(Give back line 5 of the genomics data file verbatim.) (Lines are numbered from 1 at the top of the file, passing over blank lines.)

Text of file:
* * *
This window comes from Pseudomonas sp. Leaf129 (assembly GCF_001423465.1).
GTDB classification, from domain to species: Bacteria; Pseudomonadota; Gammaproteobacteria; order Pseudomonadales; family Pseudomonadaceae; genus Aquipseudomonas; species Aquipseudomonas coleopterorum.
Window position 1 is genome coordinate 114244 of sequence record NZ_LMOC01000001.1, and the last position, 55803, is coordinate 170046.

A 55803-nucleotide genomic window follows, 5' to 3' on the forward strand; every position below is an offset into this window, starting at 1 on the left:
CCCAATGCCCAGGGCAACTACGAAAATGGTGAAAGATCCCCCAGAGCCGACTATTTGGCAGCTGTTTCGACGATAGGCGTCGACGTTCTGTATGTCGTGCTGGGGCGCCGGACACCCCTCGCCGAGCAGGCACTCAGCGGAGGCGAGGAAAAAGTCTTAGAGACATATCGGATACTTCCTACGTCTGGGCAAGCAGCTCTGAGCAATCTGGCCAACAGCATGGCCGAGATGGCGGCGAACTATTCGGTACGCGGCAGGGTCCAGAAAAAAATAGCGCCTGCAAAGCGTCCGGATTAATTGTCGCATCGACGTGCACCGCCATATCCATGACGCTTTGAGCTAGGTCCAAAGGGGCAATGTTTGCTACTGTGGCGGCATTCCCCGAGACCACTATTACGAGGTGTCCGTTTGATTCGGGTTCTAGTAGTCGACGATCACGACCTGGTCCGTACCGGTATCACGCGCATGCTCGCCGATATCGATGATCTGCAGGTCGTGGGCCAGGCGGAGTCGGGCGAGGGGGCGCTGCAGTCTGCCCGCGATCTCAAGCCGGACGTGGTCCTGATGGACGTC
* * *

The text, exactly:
CCCAATGCCCAGGGCAACTACGAAAATGGTGAAAGATCCCCCAGAGCCGACTATTTGGCAGCTGTTTCGACGATAGGCGTCGACGTTCTGTATGTCGTGCTGGGGCGCCGGACACCCCTCGCCGAGCAGGCACTCAGCGGAGGCGAGGAAAAAGTCTTAGAGACATATCGGATACTTCCTACGTCTGGGCAAGCAGCTCTGAGCAATCTGGCCAACAGCATGGCCGAGATGGCGGCGAACTATTCGGTACGCGGCAGGGTCCAGAAAAAAATAGCGCCTGCAAAGCGTCCGGATTAATTGTCGCATCGACGTGCACCGCCATATCCATGACGCTTTGAGCTAGGTCCAAAGGGGCAATGTTTGCTACTGTGGCGGCATTCCCCGAGACCACTATTACGAGGTGTCCGTTTGATTCGGGTTCTAGTAGTCGACGATCACGACCTGGTCCGTACCGGTATCACGCGCATGCTCGCCGATATCGATGATCTGCAGGTCGTGGGCCAGGCGGAGTCGGGCGAGGGGGCGCTGCAGTCTGCCCGCGATCTCAAGCCGGACGTGGTCCTGATGGACGTC